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Ofcom proposes new Public Sector Publisher

Ofcom this week released a consultation asking for stakeholder responses to a proposal for a Public Service Provider (PSP) of online content.

It argues that there is a gap to be filled and that quality web 2.0 content with a public service element to it could be provided by a future PSP.

The proposed PSP would take the following form:

  • PSP would be a facilitator rather than a broadcaster so would contract out content to other providers. This would also include the setting up of P2P networks etc and not just provision of content. The report draws the analogy of the PSP as the Intel chip – it facilitates the work but is very much a ‘back room’ operator
  • Distribution of PSP content would be achieved via partnering with established organisations
  • Investing in content could be via a variety of methods such as commissioning, joint ventures or grant funding
  • Estimated funding requirement for the service would be between £50m to £100m per annum to be drawn from possible licence fee increase, tax revenues or revenues generated from spectrum sale. It could also be based on a tax on the turnover of UK licensed broadcasters
  • It is suggested that the intellectual property (IP) model would have to be different from the norm as since much of the content will be participative and open to modification by users
  • A licensing model is proposed which would be like the ‘open source’ software licensing system. This would have an IP owner stipulate at the outset what can and cannot be done with the content but he would not be able to reserve all rights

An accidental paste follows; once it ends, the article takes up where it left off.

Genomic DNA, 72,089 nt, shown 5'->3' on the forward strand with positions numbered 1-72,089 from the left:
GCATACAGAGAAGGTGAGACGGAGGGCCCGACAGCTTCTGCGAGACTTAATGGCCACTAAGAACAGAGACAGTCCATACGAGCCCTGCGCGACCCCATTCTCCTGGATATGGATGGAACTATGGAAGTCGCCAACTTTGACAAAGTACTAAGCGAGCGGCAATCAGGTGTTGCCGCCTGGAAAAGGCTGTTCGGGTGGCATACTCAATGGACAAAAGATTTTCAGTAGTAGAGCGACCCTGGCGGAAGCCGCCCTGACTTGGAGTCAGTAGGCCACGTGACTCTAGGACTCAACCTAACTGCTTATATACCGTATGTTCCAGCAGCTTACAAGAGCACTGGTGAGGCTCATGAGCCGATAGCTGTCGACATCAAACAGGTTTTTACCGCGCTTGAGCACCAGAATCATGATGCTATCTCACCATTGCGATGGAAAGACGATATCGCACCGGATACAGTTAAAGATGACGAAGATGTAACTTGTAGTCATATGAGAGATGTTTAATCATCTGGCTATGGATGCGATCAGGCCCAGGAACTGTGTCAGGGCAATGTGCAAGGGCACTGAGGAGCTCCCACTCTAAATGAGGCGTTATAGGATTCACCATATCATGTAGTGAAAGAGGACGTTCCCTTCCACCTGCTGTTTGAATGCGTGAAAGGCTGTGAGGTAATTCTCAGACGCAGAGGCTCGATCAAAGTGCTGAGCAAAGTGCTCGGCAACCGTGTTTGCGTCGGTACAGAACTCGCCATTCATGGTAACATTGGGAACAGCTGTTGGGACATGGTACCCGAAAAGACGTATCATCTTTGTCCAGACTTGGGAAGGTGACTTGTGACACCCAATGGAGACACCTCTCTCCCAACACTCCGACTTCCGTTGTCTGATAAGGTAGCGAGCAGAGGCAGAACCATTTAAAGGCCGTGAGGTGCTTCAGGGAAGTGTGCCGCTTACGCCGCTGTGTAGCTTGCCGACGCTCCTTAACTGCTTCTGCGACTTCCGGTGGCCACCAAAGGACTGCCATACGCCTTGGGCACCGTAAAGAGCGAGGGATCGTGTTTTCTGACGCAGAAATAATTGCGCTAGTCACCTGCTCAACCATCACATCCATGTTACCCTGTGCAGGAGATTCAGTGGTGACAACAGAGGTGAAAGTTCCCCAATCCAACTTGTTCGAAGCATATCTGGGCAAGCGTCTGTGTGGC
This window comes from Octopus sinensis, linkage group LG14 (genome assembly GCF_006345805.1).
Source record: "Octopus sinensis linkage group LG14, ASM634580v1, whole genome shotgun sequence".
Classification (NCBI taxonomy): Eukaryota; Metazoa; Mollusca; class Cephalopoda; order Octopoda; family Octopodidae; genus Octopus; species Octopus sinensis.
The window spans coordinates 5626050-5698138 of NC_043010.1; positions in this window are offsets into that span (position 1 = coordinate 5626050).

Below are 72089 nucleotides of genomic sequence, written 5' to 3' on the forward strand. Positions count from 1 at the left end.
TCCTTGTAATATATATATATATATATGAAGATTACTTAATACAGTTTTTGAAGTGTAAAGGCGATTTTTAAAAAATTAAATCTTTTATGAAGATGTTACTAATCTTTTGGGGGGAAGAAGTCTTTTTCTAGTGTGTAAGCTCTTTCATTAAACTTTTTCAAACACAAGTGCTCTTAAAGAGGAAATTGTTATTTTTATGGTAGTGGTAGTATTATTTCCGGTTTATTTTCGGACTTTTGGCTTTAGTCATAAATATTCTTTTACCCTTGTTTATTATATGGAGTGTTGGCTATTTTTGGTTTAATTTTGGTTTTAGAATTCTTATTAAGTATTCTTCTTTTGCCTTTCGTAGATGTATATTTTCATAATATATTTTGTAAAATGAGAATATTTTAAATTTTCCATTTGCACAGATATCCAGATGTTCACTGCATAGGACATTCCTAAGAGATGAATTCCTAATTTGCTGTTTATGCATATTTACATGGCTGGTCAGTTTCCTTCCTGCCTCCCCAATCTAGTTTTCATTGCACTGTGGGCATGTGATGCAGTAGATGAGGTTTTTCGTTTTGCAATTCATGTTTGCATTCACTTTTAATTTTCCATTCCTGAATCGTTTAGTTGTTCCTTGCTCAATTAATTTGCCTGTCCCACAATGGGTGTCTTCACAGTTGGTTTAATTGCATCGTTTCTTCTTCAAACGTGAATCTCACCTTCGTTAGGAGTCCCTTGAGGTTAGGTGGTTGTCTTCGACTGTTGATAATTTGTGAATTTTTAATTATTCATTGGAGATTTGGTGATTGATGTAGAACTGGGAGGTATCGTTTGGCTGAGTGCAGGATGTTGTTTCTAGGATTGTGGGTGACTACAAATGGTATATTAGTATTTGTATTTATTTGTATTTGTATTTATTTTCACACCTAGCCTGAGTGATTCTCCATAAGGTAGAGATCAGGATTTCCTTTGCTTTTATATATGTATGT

• There is a suggestion that the PSP could be attached to an existing organisation but the preferred model seems to be of a stand-alone body

On the surface, there seem to be plenty of opportunities for collaborative working and actually getting revenue for providing content. However, the intellectual property (IP) regime that Ofcom favours moves away from the traditional model and it is uncertain that this guarantees the IP rights of those who contribute content. Furthermore, it is not clear from the consultation where the line will be drawn as to what is public sector content and what is not.

Incumbents who are developing content like that proposed in the consultation for commercial gain could find themselves pushed out of the market or forced to bid for PSP contracts to the detriment of their own brand.

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